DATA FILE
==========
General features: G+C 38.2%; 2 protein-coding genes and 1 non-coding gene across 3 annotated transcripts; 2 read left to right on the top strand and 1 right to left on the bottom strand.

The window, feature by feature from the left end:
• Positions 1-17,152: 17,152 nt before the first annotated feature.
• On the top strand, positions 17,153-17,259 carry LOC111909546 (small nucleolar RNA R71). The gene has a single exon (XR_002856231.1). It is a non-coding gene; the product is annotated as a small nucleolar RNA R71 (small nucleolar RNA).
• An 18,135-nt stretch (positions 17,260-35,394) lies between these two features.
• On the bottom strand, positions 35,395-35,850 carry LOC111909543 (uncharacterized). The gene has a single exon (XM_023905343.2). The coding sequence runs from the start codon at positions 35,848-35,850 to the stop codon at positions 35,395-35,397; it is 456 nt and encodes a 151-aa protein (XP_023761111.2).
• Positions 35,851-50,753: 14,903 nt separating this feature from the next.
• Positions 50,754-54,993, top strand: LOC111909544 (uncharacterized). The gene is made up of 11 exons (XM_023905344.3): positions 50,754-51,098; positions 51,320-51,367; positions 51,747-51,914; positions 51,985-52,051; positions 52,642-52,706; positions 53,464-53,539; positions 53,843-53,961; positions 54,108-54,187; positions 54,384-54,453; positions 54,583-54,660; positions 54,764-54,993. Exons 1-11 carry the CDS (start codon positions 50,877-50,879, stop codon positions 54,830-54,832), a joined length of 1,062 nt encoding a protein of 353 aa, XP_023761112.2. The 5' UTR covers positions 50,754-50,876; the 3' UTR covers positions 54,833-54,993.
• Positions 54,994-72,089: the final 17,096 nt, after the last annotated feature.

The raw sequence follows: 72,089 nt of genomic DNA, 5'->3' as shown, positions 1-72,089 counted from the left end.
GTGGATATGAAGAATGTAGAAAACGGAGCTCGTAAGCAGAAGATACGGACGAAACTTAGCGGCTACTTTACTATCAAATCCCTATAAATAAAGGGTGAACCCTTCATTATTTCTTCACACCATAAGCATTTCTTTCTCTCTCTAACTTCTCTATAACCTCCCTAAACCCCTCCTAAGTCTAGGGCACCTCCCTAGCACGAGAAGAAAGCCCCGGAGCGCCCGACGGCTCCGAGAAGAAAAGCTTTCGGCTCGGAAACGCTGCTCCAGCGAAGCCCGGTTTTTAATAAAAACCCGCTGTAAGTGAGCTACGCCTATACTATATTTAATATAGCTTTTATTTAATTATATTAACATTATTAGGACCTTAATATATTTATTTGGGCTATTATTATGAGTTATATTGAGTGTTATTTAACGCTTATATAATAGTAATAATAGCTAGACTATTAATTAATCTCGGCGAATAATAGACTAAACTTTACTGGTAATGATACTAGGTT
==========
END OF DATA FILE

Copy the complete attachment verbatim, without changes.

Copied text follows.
General features: G+C 38.2%; 2 protein-coding genes and 1 non-coding gene across 3 annotated transcripts; 2 read left to right on the top strand and 1 right to left on the bottom strand.

The window, feature by feature from the left end:
• Positions 1-17,152: 17,152 nt before the first annotated feature.
• On the top strand, positions 17,153-17,259 carry LOC111909546 (small nucleolar RNA R71). The gene has a single exon (XR_002856231.1). It is a non-coding gene; the product is annotated as a small nucleolar RNA R71 (small nucleolar RNA).
• An 18,135-nt stretch (positions 17,260-35,394) lies between these two features.
• On the bottom strand, positions 35,395-35,850 carry LOC111909543 (uncharacterized). The gene has a single exon (XM_023905343.2). The coding sequence runs from the start codon at positions 35,848-35,850 to the stop codon at positions 35,395-35,397; it is 456 nt and encodes a 151-aa protein (XP_023761111.2).
• Positions 35,851-50,753: 14,903 nt separating this feature from the next.
• Positions 50,754-54,993, top strand: LOC111909544 (uncharacterized). The gene is made up of 11 exons (XM_023905344.3): positions 50,754-51,098; positions 51,320-51,367; positions 51,747-51,914; positions 51,985-52,051; positions 52,642-52,706; positions 53,464-53,539; positions 53,843-53,961; positions 54,108-54,187; positions 54,384-54,453; positions 54,583-54,660; positions 54,764-54,993. Exons 1-11 carry the CDS (start codon positions 50,877-50,879, stop codon positions 54,830-54,832), a joined length of 1,062 nt encoding a protein of 353 aa, XP_023761112.2. The 5' UTR covers positions 50,754-50,876; the 3' UTR covers positions 54,833-54,993.
• Positions 54,994-72,089: the final 17,096 nt, after the last annotated feature.

The raw sequence follows: 72,089 nt of genomic DNA, 5'->3' as shown, positions 1-72,089 counted from the left end.
GTGGATATGAAGAATGTAGAAAACGGAGCTCGTAAGCAGAAGATACGGACGAAACTTAGCGGCTACTTTACTATCAAATCCCTATAAATAAAGGGTGAACCCTTCATTATTTCTTCACACCATAAGCATTTCTTTCTCTCTCTAACTTCTCTATAACCTCCCTAAACCCCTCCTAAGTCTAGGGCACCTCCCTAGCACGAGAAGAAAGCCCCGGAGCGCCCGACGGCTCCGAGAAGAAAAGCTTTCGGCTCGGAAACGCTGCTCCAGCGAAGCCCGGTTTTTAATAAAAACCCGCTGTAAGTGAGCTACGCCTATACTATATTTAATATAGCTTTTATTTAATTATATTAACATTATTAGGACCTTAATATATTTATTTGGGCTATTATTATGAGTTATATTGAGTGTTATTTAACGCTTATATAATAGTAATAATAGCTAGACTATTAATTAATCTCGGCGAATAATAGACTAAACTTTACTGGTAATGATACTAGGTT